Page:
National Awareness Month highlights the dangers of distracted driving

National Awareness Month highlights the dangers of distracted driving

Distracted Driving Awareness Month kicked off on April 1. Sponsored by the National Safety Council, the month-log event aims to highlight the dangers of distracted driving. For teens, the annual awareness month of April comes at a handy time – when proms and graduations can be deadly for new and inexperienced drivers.

According to a new AAA study, the most common forms of distraction leading to a teen driver crash include:

  • Interacting with one or more passengers – 15%
  • Using a cellphone while driving – 12%
  • Looking at something in the vehicle – 10%
  • Looking at something outside the vehicle – 9%
  • Singing/dancing to music – 8%
  • Grooming – 6%
  • Reaching for an object – 6%

Some form of teenage driver distraction was found in six out of 10 moderate-to-severe car crashes. Paying attention to fellow riders and car devices, such as radio and GPS, and playing with smartphones are among the top distractions that lead to traffic accidents. The “distraction” list also includes seeing something outside a vehicle, singing and dancing while driving, reaching for an object while driving and personal grooming. The good news is that that alcohol and drugs are no longer playing top roles in teenage driving crashes.

The AAA Foundation believes traffic and driving laws need to be stiffer to stop cell phone use by teen drivers. “This study shows how important it is for states to review their graduated driver licensing and distracted driving laws to ensure they provide as much protection as possible for teens,” states AAA CEO Bob Darbelnet. “The in-depth analysis provides indisputable evidence that teen drivers are distracted in a much greater percentage of crashes than we previously realized.”

To keep your own teen driver safe on the road, here are some safety tips from the experts at Drive Smart Georgia.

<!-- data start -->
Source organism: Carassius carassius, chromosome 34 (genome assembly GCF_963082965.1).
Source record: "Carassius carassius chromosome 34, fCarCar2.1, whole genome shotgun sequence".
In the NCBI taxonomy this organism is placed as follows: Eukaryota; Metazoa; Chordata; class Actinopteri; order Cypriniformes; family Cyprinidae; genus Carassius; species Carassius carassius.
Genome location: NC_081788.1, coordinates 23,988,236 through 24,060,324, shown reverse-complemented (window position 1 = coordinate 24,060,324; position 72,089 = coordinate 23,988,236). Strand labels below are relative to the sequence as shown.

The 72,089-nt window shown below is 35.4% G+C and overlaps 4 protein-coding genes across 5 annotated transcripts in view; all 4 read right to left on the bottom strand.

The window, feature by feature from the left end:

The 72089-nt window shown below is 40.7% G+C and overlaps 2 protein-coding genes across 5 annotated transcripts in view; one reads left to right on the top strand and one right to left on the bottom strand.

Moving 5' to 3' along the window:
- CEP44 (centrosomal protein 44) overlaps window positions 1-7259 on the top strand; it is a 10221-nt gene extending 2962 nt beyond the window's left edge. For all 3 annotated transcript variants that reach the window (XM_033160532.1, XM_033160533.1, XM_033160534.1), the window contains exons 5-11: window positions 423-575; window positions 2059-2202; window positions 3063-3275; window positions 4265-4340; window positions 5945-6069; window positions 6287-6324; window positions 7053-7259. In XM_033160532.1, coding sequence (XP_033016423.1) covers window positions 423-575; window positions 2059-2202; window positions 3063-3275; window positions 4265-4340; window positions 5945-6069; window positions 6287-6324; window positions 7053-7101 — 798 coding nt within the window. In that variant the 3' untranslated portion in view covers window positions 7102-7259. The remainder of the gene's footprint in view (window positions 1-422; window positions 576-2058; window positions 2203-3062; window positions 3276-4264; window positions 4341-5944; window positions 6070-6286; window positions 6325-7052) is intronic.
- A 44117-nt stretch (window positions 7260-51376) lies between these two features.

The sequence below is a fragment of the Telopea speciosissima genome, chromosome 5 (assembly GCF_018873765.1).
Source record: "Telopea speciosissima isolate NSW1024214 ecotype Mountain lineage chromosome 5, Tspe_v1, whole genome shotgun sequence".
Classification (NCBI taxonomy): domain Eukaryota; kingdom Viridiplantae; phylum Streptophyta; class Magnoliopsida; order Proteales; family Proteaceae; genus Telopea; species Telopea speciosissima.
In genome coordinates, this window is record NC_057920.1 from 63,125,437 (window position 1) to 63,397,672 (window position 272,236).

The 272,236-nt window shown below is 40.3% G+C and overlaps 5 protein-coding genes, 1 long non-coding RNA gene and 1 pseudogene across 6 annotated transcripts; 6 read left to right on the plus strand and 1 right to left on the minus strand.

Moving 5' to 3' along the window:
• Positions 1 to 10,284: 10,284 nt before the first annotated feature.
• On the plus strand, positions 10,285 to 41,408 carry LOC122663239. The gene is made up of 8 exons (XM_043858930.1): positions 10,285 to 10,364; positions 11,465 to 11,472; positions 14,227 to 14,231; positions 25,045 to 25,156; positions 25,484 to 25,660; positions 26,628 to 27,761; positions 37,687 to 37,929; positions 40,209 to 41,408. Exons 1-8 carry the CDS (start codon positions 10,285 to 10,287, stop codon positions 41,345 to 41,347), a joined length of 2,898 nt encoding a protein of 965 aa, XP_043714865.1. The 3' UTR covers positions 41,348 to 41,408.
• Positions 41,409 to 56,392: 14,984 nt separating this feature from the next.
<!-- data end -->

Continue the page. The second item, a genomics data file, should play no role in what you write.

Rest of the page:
• Practice safe driving. Don’t forget to buckle up. Observe the speed limit, be well rested and alert, and don’t follow cars too closely.
  • Avoid all distractions. Turn the cell phone off while driving. When you arrive at your destination, turn it on to call or text mom or dad.
  • Do not drink and drive. If you do, call mom and dad for a ride home. Plan for a lecture, but in the end, your parents will be extremely happy that you asked for help.
  • Know the passenger limits. During the first six months, NO passengers are allowed. Only one is allowed during the second six months.
  • Come to a complete stop at stop signs. Too many new drivers make “Hollywood” or rolling stops.
  • Stop at yellow lights when possible. Many inexperienced drivers think yellow means speed up to make the light.
  • Follow the speed limit. Speed kills and is a major reason for avoidable car crashes.
  • Be a courteous and considerate driver. Aggressive drivers are involved in more accidents than courteous ones. Teach your new driver how to be considerate on the road.

To help teens become aware of the dangers of distracted driving, especially during prom and graduation seasons, Drive Smart Georgia is headed to the following north Atlanta high schools in April to host Teen Driver Safety events:

  • April 15: Johns Creek High School
  • April 23: Alpharetta High School

To read more articles geared towards teen drivers and their nervous parents, head to the Drive Smart Georgia blog.


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